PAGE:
Sean Gailmard (UC-Berkeley): “Formal Modeling in the Study of American Political Development”
Discussant: Kris Kanthak (Pitt)
11:45 am to 1 pm: Lunch
1 pm to 2:15 pm: Panel 3
Sara Chatfield (Denver): “Causal Inference and American Political Development: Contrasts and Complementarities”
Anna Harvey (NYU) & Gregory DeAngelo (Claremont): “Applying Regression Discontinuity Designs to American Political Development”
Discussant: Jon Rogowski (Harvard)
2:30 pm to 4:00 pm Book Talk
Avidit Acharya (Stanford) – Deep Roots : How Slavery Still Shapes Southern Politics
Discussant: Nolan McCarty (Princeton)
January 11, 2019 – Day Two
8 to 9:00 am: Breakfast
9 to 10:15 am: Panel 4
Gregory J. Wawro (Columbia): “Natural Experiments, Causality, and Historical Analysis”
Christian Grose (USC) & Abby Wood (USC) “Causal Inference and Political Reform”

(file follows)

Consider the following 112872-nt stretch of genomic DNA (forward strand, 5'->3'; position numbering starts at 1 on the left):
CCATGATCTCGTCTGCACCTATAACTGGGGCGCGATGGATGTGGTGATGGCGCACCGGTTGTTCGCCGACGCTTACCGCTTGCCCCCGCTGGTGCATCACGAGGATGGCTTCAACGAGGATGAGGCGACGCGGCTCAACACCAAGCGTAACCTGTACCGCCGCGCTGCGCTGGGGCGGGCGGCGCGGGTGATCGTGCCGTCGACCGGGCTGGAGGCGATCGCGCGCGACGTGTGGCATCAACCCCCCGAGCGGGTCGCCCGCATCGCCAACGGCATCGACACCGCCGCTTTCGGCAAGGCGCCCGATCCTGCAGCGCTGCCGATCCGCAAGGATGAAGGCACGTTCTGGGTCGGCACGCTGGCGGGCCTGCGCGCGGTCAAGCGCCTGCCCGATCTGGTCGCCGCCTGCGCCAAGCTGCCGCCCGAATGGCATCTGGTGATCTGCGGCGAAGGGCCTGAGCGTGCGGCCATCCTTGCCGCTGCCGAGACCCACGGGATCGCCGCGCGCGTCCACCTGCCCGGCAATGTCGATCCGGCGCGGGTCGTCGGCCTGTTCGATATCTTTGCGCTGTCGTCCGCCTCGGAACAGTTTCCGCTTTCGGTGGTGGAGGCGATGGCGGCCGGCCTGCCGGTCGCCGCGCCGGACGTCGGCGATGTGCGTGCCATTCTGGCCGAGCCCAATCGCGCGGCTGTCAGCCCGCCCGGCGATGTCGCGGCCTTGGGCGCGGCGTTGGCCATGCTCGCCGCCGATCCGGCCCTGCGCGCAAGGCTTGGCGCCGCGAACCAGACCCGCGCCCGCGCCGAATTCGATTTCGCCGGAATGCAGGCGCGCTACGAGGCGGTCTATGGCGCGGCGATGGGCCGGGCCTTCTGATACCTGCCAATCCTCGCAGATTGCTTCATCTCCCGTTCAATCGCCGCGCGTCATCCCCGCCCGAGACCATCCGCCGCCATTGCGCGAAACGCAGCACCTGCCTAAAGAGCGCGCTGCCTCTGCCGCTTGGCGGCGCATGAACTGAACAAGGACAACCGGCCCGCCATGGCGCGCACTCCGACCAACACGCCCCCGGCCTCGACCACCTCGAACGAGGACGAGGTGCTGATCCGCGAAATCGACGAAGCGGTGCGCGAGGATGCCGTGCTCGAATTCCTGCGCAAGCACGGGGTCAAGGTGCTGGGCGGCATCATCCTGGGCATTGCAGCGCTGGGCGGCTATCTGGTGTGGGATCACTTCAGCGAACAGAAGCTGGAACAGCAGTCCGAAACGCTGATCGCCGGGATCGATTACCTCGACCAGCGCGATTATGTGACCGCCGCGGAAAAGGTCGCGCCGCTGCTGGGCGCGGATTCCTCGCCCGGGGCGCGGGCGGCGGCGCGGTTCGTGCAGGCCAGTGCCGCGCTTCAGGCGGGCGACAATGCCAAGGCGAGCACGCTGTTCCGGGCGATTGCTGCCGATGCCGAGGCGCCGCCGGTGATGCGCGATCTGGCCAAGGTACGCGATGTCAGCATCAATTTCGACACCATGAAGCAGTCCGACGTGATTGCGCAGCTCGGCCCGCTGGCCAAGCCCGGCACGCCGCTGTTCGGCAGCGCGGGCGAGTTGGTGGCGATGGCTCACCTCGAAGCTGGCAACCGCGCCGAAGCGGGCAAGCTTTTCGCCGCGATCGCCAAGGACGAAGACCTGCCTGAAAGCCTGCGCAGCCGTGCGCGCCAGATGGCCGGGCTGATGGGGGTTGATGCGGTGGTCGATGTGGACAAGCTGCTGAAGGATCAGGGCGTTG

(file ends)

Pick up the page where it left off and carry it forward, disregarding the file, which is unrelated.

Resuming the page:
Discussant: Joel Sievert (Texas Tech)
10:15 am to 10:30 am: coffee break
10:30 am to 11:45 am: Panel 5
Sarah Binder (George Washington, Brookings): “How we (should?) study Congress and history”
Joshua D. Clinton (Vanderbilt): “Causal Inference, Agenda Setting, and Roll Calls”
Shigeo Hirano (Columbia): “Civil Service and Local Government Services”
Discussants: Chris Tausanovitch (UCLA) & Jessica Trounstine (UC-Merced)
12:30 pm to 1:45 pm: Lunch
updated Jan 9th
Papers are available only to symposium participants when available, they will go online Monday, January 7.
(Please refer to the password sent to participants via email.)
Lodging & Travel
PLEASE NOTE: Airfare will be booked by out-of-town guests, reimbursed after the event via the The Society for Political Methodology. Click here for reimbursement directions (please refer to the password sent to participants via email).
Out-of-town guests will be staying at USC Hotel (formerly the USC Radisson) located at 3540 South Figueroa Street, Los Angeles, CA 90007. The map below is the correct placement, but google has not yet been updated with new contact numbers and website. Use the link here for information about the “new” hotel.
Refer to the email from Anne Johnson for confirmation numbers, and you can contact the USC Hotel with any other questions 833-226-65872.